The Three Signs of a Miserable Job is a new “fable for managers” by Patrick Lencioni, the president of a consulting firm that specializes in team development for executives. It tells the story of a successful executive who finds himself unemployed when his company is sold. After a ski injury sidelines his recreational retirement, he decides to fill his time by helping to turn around Gene and Joe’s, a local Italian restaurant where the employees are unmotivated, unhappy and unpleasant to customers and each other. How does he get the team to reengage? As did Ms. Glatzer (above), Lencioni believes it is the responsibility of managers who should, as he puts it, “view their work as a ministry.” He explains, “By helping people find fulfillment in their work, and helping them succeed in whatever they’re doing, a manager can have a profound impact on the emotional, financial, physical and spiritual health of workers and their families.” I agree with that, but I think it sells the lesson short. Seeing one’s work as a ministry is also appropriate for those of us in recruiting as we interact with candidates. The quality of our information and the caliber of our behavior have a huge impact on the level of engagement we are able to achieve with employment prospects. It’s more than simply following the Golden Rule; it’s also the recognition of the unique opportunity our position affords us to help people find fulfillment in their work and succeed in whatever they’re doing.

    If you want to earn a little extra money for gift buying this Holiday season and plan to take a second job, you’re in luck. Simply Hired has checked its list twice and apparently retailers and other employers are being quite nice. This year, the number of openings the site classifies as “holiday jobs” is up fifty percent over that of last year. What are some of the more interesting opportunities? Consider these:

  • Bell ringer,
  • Cookie baker,
  • Caroler,
  • Snowman, and
  • Turkey.
  • If you want to be a snowman, you’d better hurry; the site has only 10 openings posted for such a role. However, if you’re qualified to be a turkey, you’ve probably got nothing to worry about. There are 1,141 jobs for which you can apply.

    WEDDLE’s offers a wide range of private training programs that can be delivered on-site in your own facility or in a toll-free audio format similar to WEDDLE’s public programs. You can select a single 75-minute program, pick two programs for a combined 2.5-hour seminar or three programs for a half-day workshop. All programs are delivered by WEDDLE’s Publisher, Peter Weddle. WEDDLE’s training programs include:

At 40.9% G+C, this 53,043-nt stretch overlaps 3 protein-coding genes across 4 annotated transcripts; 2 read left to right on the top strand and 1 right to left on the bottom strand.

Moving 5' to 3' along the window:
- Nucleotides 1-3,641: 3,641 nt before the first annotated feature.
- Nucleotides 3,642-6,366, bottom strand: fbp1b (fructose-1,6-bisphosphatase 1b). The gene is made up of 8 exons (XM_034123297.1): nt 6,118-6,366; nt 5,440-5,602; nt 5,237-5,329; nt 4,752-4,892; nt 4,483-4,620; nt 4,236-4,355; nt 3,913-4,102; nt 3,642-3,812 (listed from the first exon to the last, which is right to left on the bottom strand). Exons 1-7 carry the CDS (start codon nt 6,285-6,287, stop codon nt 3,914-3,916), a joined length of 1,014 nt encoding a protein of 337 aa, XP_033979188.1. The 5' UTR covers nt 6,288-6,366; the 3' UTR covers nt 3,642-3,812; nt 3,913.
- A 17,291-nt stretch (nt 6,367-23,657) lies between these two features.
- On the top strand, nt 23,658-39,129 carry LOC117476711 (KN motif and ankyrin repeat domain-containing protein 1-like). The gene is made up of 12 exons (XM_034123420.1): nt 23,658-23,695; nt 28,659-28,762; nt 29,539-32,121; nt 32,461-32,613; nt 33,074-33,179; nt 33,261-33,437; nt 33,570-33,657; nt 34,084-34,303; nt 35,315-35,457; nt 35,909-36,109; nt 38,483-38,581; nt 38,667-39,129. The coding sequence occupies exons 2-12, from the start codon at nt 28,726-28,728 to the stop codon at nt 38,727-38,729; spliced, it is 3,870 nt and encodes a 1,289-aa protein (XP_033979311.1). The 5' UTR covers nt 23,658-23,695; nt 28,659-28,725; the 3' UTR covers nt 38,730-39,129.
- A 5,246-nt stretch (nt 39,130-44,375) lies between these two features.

• Online Networking: More Than an Address or a Pretty Face
  • “Precruitment”-Planning & Preparation for Recruiting Excellence
  • Transforming Supervisors into CROs: Chief Retention Officers
  • A-to-Z in Best Practices for Online Recruitment Advertising
  • Best Practices in Sourcing Passive Prospects Online
  • Blink Recruiting: Getting to “Yes” Fast With Passive Prospects
  • Building a Corporate Career Site for Top Talent
  • HR Leadership: the Antidote to Management-by-the-Numbers
  • Optimizing the Candidate Experience: The Secret to Recruiting Top Talent
  • Staffing Metrics That Count in the Corner Office
  • The Sum & Substance of a Great Employment Brand
  • Transforming Your Resume Database into a Candidate Gold Mine
  • For more information and to schedule your private, in-house WEDDLE’s training program, please call us at 203.964.1888.


    Section Three: Site Profiles

    Site Spotlite … from the pages of WEDDLE’s 2007/8 Guides and Directories

    There are 40,000 job boards now in operation in North America and an equal number operating elsewhere around the world. The key to recruiting top talent online, therefore, is knowing where to find and how to select the best sites for each of your requirements. WEDDLE’s 2007/8 Guide identifies 350 of the top sites worldwide and provides the information you need to determine which job boards will deliver the optimum yield for you. For example:

    AgCareers.com

    http://www.agcareers.com

    Post full time jobs: Yes

    Post part time, contract or consulting jobs: Yes-Consulting, Internships

    Distribution of jobs: International

    Fee to post a job: $375/posting

    Posting period: 60 days

    Can posting be linked to your site: Yes

    Resume database: Yes

    Number of resumes: 5,000+

    Source of resumes: Direct from individual

    Top occupations among visitors: Finance & Accounting, Sales & Marketing, Research, Production

    Other services for employers: Discussion forum for networking, Assessment instruments, Automated resume agent, Banner advertising, Status report on advertising.

    Member, International Association of Employment Web Sites: Yes


    Support Our Sponsor: Landmark Destiny Group

    This issue of WEDDLE’s newsletter is brought to you through the generous support of Landmark Destiny Group, an online military job board.

    Reach over 200,000 plus transitioning and former military Job Seekers.

    Connect to our diverse pool of highly-skilled and trained candidates with Job Postings, Resume Search, and Email Blast services.

    Purchase recruiting services before the end of the year and SAVE UP TO 30% off already discounted prices!

    Call now for a free walk through at 888.845.5551 or CLICK HERE for more information!